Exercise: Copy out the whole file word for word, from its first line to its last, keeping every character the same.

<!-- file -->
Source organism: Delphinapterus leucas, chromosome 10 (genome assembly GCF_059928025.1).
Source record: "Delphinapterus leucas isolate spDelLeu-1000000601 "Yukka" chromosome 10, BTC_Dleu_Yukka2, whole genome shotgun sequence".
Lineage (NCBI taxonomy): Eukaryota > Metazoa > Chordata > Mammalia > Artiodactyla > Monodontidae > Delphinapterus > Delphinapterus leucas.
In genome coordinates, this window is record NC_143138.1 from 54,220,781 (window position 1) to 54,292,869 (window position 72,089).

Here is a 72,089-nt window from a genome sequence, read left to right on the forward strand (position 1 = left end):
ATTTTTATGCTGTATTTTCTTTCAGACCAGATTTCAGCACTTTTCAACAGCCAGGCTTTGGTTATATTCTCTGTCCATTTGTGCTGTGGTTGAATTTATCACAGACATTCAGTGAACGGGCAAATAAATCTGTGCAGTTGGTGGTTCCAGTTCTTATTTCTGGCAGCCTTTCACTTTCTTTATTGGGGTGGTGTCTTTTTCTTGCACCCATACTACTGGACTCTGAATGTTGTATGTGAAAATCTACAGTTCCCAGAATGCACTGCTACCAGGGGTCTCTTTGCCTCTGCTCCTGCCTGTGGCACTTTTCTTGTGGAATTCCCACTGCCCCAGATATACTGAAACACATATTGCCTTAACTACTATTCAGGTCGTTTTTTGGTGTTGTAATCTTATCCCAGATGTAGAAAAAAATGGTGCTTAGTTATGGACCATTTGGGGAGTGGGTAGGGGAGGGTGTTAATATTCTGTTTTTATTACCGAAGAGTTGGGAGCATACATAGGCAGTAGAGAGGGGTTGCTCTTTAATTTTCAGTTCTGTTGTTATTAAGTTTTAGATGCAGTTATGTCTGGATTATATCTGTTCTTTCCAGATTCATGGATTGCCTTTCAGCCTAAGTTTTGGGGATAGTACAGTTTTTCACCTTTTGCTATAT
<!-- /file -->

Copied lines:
Source organism: Delphinapterus leucas, chromosome 10 (genome assembly GCF_059928025.1).
Source record: "Delphinapterus leucas isolate spDelLeu-1000000601 "Yukka" chromosome 10, BTC_Dleu_Yukka2, whole genome shotgun sequence".
Lineage (NCBI taxonomy): Eukaryota > Metazoa > Chordata > Mammalia > Artiodactyla > Monodontidae > Delphinapterus > Delphinapterus leucas.
In genome coordinates, this window is record NC_143138.1 from 54,220,781 (window position 1) to 54,292,869 (window position 72,089).

Here is a 72,089-nt window from a genome sequence, read left to right on the forward strand (position 1 = left end):
ATTTTTATGCTGTATTTTCTTTCAGACCAGATTTCAGCACTTTTCAACAGCCAGGCTTTGGTTATATTCTCTGTCCATTTGTGCTGTGGTTGAATTTATCACAGACATTCAGTGAACGGGCAAATAAATCTGTGCAGTTGGTGGTTCCAGTTCTTATTTCTGGCAGCCTTTCACTTTCTTTATTGGGGTGGTGTCTTTTTCTTGCACCCATACTACTGGACTCTGAATGTTGTATGTGAAAATCTACAGTTCCCAGAATGCACTGCTACCAGGGGTCTCTTTGCCTCTGCTCCTGCCTGTGGCACTTTTCTTGTGGAATTCCCACTGCCCCAGATATACTGAAACACATATTGCCTTAACTACTATTCAGGTCGTTTTTTGGTGTTGTAATCTTATCCCAGATGTAGAAAAAAATGGTGCTTAGTTATGGACCATTTGGGGAGTGGGTAGGGGAGGGTGTTAATATTCTGTTTTTATTACCGAAGAGTTGGGAGCATACATAGGCAGTAGAGAGGGGTTGCTCTTTAATTTTCAGTTCTGTTGTTATTAAGTTTTAGATGCAGTTATGTCTGGATTATATCTGTTCTTTCCAGATTCATGGATTGCCTTTCAGCCTAAGTTTTGGGGATAGTACAGTTTTTCACCTTTTGCTATAT